There are four houses in Mason City with a first floor L-shaped plan similar to FLW's Fireproof House (or should I say Robie Lamp House): FLW's Stockman House, WBG's Rule and Melson Houses, and WED's Yelland House.
Owner of the G. Curtis Yelland House (1910), by Wm. Drummond

Paul Ringstrom
Posts: 4349
Joined: Sat Sep 17, 2005 4:53 pm
Location: Mason City, IA

Post by Paul Ringstrom »

Roderick Grant wrote:The enclosure of the veranda is unfortunate, though it probably should have been seen coming as the house was being built. Interesting and fortunate that there has never been an accommodation for another auto. There would be room for it to the east of the building.

Paul, the times I have been in Mason City, the Page House was not open. Have you been inside? Is it interesting and intact? I have also wondered about the Drake House by Einar Broaten. He seemed to be on the right track, even though unconnected to the Prairie gang.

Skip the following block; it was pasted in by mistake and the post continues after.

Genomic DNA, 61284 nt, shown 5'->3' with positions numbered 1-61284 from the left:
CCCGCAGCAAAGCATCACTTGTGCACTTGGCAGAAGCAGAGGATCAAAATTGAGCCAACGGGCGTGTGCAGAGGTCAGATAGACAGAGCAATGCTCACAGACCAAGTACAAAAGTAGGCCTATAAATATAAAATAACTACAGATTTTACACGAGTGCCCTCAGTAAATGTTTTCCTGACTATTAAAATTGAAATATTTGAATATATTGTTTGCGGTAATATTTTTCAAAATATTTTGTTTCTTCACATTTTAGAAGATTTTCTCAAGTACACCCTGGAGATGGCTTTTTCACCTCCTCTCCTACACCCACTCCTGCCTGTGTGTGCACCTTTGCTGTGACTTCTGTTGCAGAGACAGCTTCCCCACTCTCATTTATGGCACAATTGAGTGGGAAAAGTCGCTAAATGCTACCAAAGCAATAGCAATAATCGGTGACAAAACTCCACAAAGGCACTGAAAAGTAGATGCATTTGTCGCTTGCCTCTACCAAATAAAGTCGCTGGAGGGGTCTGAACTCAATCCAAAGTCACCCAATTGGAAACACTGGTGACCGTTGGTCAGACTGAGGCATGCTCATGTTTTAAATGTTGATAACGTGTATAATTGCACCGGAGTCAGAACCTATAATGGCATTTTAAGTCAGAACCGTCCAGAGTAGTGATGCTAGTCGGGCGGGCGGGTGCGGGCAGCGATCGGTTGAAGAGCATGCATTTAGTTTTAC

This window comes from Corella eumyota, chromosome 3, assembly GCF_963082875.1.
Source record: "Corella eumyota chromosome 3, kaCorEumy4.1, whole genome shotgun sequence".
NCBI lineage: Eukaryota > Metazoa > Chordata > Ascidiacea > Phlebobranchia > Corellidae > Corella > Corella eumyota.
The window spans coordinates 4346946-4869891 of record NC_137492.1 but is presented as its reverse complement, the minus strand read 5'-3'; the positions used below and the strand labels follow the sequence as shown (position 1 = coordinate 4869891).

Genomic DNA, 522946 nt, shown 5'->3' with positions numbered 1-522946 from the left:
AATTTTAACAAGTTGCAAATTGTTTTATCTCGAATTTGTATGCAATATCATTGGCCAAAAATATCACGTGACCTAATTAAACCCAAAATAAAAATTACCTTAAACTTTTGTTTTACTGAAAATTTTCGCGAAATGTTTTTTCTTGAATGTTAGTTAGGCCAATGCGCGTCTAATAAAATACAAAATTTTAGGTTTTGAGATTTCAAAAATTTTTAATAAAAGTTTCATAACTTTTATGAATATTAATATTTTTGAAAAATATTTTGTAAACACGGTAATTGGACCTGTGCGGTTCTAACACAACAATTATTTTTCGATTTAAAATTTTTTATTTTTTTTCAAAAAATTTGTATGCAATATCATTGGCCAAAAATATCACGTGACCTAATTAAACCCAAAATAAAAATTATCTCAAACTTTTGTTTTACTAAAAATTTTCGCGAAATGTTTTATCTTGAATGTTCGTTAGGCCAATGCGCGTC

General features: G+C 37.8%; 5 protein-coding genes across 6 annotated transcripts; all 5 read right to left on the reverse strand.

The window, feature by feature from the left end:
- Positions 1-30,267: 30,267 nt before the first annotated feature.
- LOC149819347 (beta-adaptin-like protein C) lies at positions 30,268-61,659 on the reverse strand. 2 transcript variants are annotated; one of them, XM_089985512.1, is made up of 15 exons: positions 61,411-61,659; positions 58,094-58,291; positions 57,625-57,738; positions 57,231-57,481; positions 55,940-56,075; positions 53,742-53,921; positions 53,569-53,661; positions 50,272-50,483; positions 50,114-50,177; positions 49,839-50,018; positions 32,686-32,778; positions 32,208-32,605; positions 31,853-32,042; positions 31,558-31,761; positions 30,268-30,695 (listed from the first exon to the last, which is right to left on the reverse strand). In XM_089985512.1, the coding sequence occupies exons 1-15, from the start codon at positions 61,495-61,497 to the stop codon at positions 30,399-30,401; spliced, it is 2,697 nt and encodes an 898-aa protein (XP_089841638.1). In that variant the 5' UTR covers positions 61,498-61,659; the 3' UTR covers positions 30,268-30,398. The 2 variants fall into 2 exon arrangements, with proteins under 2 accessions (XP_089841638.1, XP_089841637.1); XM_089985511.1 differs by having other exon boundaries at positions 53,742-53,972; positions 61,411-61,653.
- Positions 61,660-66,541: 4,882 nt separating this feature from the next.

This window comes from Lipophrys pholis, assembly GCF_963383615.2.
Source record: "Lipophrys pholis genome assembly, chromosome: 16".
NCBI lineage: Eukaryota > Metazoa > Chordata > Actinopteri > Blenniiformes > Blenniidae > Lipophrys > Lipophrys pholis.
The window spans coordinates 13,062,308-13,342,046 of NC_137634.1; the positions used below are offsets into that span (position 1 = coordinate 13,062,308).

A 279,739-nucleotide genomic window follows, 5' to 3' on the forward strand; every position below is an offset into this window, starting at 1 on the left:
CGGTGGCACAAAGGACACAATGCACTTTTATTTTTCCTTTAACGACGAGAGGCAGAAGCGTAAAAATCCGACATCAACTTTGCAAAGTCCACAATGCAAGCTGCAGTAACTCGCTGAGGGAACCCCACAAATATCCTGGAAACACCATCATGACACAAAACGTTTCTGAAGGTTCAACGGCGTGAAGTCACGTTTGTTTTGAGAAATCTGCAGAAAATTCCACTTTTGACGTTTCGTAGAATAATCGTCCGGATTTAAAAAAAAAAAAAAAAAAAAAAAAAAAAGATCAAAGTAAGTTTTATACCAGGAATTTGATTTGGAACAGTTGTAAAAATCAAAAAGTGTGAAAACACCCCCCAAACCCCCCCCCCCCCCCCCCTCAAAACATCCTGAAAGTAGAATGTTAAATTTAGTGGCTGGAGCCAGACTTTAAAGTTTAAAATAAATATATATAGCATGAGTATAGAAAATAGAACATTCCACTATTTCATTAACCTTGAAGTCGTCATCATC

I don't know what year the second-floor addition was added above the veranda to the Rule House, but it was nicely integrated IMHO. The basement level could accommodate a double depth garage with a few structural changes.

The Page House is owned and lovingly restored by Gary Schmit the owner of Henkel Construction which restored the Historic Park Inn. The house has a wonderful unobstructed view of the privately-owned park and creek to the east. Bob McCoy used to host an annual Christmas party for RC/RG that Gary now hosts and which we attended last week.

The Drake House needs an owner with the resources to restore this house. The architect "appropriated" many of Griffin's original design for Drake, including the window muntins. The interesting thing about this house is the main house has a hip roof and the garage a gable, making the garage appear to be a later addition, but both were original. Certainly, a "feature" that most architects would avoid.
Owner of the G. Curtis Yelland House (1910), by Wm. Drummond

SDR
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Joined: Sat Jun 17, 2006 11:33 pm
Location: San Francisco

Post by SDR »

First, Rule in its original configuration, drawn and photographed: